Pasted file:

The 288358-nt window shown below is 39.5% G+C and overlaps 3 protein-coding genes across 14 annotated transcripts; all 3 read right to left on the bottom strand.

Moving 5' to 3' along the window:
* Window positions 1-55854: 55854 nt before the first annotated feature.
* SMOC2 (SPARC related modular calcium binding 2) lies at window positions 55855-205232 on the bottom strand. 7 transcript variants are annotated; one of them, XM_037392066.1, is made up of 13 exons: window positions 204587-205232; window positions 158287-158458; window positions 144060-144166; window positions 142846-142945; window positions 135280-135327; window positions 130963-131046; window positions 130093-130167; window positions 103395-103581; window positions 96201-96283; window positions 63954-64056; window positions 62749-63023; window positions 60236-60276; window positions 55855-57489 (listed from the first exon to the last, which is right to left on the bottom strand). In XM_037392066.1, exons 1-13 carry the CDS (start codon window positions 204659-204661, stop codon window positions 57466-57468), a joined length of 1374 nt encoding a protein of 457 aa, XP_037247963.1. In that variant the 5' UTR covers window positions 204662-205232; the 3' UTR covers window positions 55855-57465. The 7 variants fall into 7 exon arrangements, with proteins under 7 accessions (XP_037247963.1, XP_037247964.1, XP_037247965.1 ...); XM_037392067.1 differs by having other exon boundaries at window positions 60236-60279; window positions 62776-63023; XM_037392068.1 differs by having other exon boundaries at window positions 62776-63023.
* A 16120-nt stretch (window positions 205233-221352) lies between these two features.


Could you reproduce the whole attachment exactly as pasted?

The 288358-nt window shown below is 39.5% G+C and overlaps 3 protein-coding genes across 14 annotated transcripts; all 3 read right to left on the bottom strand.

Moving 5' to 3' along the window:
* Window positions 1-55854: 55854 nt before the first annotated feature.
* SMOC2 (SPARC related modular calcium binding 2) lies at window positions 55855-205232 on the bottom strand. 7 transcript variants are annotated; one of them, XM_037392066.1, is made up of 13 exons: window positions 204587-205232; window positions 158287-158458; window positions 144060-144166; window positions 142846-142945; window positions 135280-135327; window positions 130963-131046; window positions 130093-130167; window positions 103395-103581; window positions 96201-96283; window positions 63954-64056; window positions 62749-63023; window positions 60236-60276; window positions 55855-57489 (listed from the first exon to the last, which is right to left on the bottom strand). In XM_037392066.1, exons 1-13 carry the CDS (start codon window positions 204659-204661, stop codon window positions 57466-57468), a joined length of 1374 nt encoding a protein of 457 aa, XP_037247963.1. In that variant the 5' UTR covers window positions 204662-205232; the 3' UTR covers window positions 55855-57465. The 7 variants fall into 7 exon arrangements, with proteins under 7 accessions (XP_037247963.1, XP_037247964.1, XP_037247965.1 ...); XM_037392067.1 differs by having other exon boundaries at window positions 60236-60279; window positions 62776-63023; XM_037392068.1 differs by having other exon boundaries at window positions 62776-63023.
* A 16120-nt stretch (window positions 205233-221352) lies between these two features.